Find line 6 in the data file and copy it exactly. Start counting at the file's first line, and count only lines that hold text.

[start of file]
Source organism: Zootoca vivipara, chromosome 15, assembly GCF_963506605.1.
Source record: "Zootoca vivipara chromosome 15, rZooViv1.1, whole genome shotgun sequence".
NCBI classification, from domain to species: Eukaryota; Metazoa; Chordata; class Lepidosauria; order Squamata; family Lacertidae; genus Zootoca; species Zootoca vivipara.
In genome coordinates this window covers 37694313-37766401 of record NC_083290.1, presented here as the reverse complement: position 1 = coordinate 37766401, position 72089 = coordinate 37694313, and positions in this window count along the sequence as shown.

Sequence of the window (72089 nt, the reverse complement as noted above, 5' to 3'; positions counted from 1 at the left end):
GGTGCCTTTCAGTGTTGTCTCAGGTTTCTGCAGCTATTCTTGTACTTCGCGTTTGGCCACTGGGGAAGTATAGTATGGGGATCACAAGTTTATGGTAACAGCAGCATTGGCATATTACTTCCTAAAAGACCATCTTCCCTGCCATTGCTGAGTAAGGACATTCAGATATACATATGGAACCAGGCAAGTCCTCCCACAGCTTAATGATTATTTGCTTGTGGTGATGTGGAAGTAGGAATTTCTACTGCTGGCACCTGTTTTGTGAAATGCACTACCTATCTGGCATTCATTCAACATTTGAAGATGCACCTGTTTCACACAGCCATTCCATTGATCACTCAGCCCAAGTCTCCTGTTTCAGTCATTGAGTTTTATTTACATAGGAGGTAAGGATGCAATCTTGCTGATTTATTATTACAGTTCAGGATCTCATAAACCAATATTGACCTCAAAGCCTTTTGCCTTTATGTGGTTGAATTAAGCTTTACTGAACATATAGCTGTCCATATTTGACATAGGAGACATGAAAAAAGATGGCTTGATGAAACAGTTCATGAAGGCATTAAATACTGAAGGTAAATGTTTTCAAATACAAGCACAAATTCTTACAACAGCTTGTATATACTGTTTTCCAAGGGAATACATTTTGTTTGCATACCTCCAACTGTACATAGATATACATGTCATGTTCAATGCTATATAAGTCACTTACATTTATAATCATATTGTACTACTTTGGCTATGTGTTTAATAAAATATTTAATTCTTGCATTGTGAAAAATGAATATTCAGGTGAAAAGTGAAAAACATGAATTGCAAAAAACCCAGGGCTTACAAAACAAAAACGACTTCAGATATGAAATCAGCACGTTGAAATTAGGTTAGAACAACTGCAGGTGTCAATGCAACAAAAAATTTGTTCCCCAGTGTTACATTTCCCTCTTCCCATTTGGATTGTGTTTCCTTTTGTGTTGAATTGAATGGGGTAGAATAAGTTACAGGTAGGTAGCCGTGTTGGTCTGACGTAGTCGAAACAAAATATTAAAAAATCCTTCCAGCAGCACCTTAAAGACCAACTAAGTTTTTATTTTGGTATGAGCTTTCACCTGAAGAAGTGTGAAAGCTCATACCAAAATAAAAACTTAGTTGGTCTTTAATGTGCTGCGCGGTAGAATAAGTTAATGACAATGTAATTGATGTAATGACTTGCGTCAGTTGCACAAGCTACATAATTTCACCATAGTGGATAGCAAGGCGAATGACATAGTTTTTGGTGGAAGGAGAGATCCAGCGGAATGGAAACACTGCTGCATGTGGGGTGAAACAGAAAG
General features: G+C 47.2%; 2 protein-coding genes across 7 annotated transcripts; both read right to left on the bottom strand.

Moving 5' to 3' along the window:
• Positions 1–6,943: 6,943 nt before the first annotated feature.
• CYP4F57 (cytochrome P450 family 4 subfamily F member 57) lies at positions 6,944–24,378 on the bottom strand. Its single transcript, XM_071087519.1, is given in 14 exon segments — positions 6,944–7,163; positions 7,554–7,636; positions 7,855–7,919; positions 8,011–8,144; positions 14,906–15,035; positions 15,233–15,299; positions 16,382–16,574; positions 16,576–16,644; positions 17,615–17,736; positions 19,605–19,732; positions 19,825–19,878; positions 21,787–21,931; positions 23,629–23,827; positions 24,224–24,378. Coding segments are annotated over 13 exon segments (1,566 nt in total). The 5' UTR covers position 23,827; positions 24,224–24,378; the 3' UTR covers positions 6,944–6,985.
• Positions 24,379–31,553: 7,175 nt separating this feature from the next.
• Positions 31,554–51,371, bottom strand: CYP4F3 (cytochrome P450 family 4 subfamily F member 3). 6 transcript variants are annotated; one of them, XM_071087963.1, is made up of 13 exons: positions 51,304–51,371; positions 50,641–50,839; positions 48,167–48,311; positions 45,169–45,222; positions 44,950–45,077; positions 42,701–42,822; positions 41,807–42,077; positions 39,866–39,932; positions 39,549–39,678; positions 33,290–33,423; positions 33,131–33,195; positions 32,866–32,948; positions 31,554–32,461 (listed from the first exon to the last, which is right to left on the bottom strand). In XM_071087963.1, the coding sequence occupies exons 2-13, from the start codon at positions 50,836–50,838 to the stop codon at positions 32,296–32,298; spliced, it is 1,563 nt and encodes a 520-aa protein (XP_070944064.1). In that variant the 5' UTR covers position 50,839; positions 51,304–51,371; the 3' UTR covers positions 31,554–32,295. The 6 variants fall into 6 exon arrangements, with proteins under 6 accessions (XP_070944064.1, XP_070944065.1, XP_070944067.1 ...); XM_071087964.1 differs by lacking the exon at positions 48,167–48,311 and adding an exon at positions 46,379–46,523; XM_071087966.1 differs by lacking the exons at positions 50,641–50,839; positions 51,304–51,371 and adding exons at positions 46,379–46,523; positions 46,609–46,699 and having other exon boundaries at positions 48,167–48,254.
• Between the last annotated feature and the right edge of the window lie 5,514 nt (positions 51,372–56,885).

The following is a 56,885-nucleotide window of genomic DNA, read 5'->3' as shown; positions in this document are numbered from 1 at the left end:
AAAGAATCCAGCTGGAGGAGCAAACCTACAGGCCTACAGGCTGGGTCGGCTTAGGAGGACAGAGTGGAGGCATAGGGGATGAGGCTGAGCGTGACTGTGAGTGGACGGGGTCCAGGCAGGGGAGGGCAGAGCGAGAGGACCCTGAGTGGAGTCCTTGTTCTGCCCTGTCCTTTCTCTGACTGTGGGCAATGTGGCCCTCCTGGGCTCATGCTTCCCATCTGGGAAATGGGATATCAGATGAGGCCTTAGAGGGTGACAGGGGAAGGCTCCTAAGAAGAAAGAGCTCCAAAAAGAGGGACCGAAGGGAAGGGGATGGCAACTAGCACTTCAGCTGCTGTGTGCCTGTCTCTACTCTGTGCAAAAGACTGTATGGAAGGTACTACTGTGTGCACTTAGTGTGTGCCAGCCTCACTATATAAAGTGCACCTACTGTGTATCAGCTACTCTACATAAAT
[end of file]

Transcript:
GGTGCCTTTCAGTGTTGTCTCAGGTTTCTGCAGCTATTCTTGTACTTCGCGTTTGGCCACTGGGGAAGTATAGTATGGGGATCACAAGTTTATGGTAACAGCAGCATTGGCATATTACTTCCTAAAAGACCATCTTCCCTGCCATTGCTGAGTAAGGACATTCAGATATACATATGGAACCAGGCAAGTCCTCCCACAGCTTAATGATTATTTGCTTGTGGTGATGTGGAAGTAGGAATTTCTACTGCTGGCACCTGTTTTGTGAAATGCACTACCTATCTGGCATTCATTCAACATTTGAAGATGCACCTGTTTCACACAGCCATTCCATTGATCACTCAGCCCAAGTCTCCTGTTTCAGTCATTGAGTTTTATTTACATAGGAGGTAAGGATGCAATCTTGCTGATTTATTATTACAGTTCAGGATCTCATAAACCAATATTGACCTCAAAGCCTTTTGCCTTTATGTGGTTGAATTAAGCTTTACTGAACATATAGCTGTCCATATTTGACATAGGAGACATGAAAAAAGATGGCTTGATGAAACAGTTCATGAAGGCATTAAATACTGAAGGTAAATGTTTTCAAATACAAGCACAAATTCTTACAACAGCTTGTATATACTGTTTTCCAAGGGAATACATTTTGTTTGCATACCTCCAACTGTACATAGATATACATGTCATGTTCAATGCTATATAAGTCACTTACATTTATAATCATATTGTACTACTTTGGCTATGTGTTTAATAAAATATTTAATTCTTGCATTGTGAAAAATGAATATTCAGGTGAAAAGTGAAAAACATGAATTGCAAAAAACCCAGGGCTTACAAAACAAAAACGACTTCAGATATGAAATCAGCACGTTGAAATTAGGTTAGAACAACTGCAGGTGTCAATGCAACAAAAAATTTGTTCCCCAGTGTTACATTTCCCTCTTCCCATTTGGATTGTGTTTCCTTTTGTGTTGAATTGAATGGGGTAGAATAAGTTACAGGTAGGTAGCCGTGTTGGTCTGACGTAGTCGAAACAAAATATTAAAAAATCCTTCCAGCAGCACCTTAAAGACCAACTAAGTTTTTATTTTGGTATGAGCTTTCACCTGAAGAAGTGTGAAAGCTCATACCAAAATAAAAACTTAGTTGGTCTTTAATGTGCTGCGCGGTAGAATAAGTTAATGACAATGTAATTGATGTAATGACTTGCGTCAGTTGCACAAGCTACATAATTTCACCATAGTGGATAGCAAGGCGAATGACATAGTTTTTGGTGGAAGGAGAGATCCAGCGGAATGGAAACACTGCTGCATGTGGGGTGAAACAGAAAG